ShareThis Page

U.S. Open by the numbers

| Friday, June 15, 2007


$7,000,000 - Total prize money for the tournament.

65/67 - Tiger Woods' first-round scores when he won his two U.S. Opens in 2000 and 2002.

71 - Woods' first-round score Thursday at Oakmont.

3 - Consecutive over-par rounds for Woods in the Open, 76-76-71, dating to 2006.

1 - Under-par scores in Nick Dougherty's seven Open rounds - a 68 Thursday.

3 of 3 - Sand saves by Jose Maria Olazabal en route to a first-round 70.

60 - The top 60 players, plus ties, make the cut for the weekend.

10 - Any players within 10 shots of the lead also advance to the weekend rounds.

300.5 - Driving average of PGA Tour driving leading Bubba Watson en route to an even-par 70.

+4 - Watson's score on the par-4 holes.

- By Kevin Smith

TribLIVE commenting policy

You are solely responsible for your comments and by using you agree to our Terms of Service.

We moderate comments. Our goal is to provide substantive commentary for a general readership. By screening submissions, we provide a space where readers can share intelligent and informed commentary that enhances the quality of our news and information.

While most comments will be posted if they are on-topic and not abusive, moderating decisions are subjective. We will make them as carefully and consistently as we can. Because of the volume of reader comments, we cannot review individual moderation decisions with readers.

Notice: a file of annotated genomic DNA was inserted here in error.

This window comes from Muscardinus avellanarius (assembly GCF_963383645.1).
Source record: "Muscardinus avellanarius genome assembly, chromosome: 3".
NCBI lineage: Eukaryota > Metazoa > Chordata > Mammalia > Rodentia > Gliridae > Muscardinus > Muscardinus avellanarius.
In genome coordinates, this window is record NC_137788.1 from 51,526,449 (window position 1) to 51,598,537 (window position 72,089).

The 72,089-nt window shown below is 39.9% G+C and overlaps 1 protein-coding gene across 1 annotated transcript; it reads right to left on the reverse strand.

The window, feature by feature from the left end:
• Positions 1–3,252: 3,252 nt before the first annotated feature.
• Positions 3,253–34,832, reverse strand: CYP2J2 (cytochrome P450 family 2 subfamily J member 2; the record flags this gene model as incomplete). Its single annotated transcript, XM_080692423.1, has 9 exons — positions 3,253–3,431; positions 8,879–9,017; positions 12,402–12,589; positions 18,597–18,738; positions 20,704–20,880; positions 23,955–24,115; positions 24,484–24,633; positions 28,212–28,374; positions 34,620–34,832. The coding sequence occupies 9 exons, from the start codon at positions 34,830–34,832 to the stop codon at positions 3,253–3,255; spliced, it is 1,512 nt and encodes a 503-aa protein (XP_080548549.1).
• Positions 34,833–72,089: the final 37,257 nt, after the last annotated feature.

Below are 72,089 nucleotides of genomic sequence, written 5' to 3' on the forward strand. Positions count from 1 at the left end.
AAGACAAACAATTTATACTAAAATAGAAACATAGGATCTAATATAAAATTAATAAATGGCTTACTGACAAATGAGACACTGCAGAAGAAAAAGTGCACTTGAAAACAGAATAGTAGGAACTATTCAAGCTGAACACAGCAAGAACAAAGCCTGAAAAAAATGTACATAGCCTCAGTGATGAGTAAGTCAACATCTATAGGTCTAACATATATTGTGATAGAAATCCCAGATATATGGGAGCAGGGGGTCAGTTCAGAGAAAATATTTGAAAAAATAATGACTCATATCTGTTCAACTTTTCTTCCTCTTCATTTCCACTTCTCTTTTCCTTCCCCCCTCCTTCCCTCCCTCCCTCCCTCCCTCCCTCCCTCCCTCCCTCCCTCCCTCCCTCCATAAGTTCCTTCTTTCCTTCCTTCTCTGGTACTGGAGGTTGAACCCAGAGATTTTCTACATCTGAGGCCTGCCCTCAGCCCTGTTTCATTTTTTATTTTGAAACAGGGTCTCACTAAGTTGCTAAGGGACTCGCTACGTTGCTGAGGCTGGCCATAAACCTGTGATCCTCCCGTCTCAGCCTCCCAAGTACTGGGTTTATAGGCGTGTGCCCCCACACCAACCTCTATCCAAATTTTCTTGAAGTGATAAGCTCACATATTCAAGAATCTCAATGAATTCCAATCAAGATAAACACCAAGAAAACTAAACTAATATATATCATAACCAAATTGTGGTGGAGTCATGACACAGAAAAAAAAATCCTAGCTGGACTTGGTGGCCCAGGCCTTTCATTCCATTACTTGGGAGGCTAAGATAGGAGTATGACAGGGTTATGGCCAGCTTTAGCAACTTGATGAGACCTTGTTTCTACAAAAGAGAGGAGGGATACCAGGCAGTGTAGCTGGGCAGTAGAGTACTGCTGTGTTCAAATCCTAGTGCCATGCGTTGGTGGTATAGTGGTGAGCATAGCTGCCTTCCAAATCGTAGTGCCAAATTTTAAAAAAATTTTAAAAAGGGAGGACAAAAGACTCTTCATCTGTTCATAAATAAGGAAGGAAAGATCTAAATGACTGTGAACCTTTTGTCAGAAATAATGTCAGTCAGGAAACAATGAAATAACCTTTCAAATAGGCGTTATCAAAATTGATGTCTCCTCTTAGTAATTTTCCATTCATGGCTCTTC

We value thoughtful comments representing a range of views that make their point quickly and politely. We make an effort to protect discussions from repeated comments either by the same reader or different readers

We follow the same standards for taste as the daily newspaper. A few things we won't tolerate: personal attacks, obscenity, vulgarity, profanity (including expletives and letters followed by dashes), commercial promotion, impersonations, incoherence, proselytizing and SHOUTING. Don't include URLs to Web sites.

We do not edit comments. They are either approved or deleted. We reserve the right to edit a comment that is quoted or excerpted in an article. In this case, we may fix spelling and punctuation.

We welcome strong opinions and criticism of our work, but we don't want comments to become bogged down with discussions of our policies and we will moderate accordingly.

We appreciate it when readers and people quoted in articles or blog posts point out errors of fact or emphasis and will investigate all assertions. But these suggestions should be sent via e-mail. To avoid distracting other readers, we won't publish comments that suggest a correction. Instead, corrections will be made in a blog post or in an article.

click me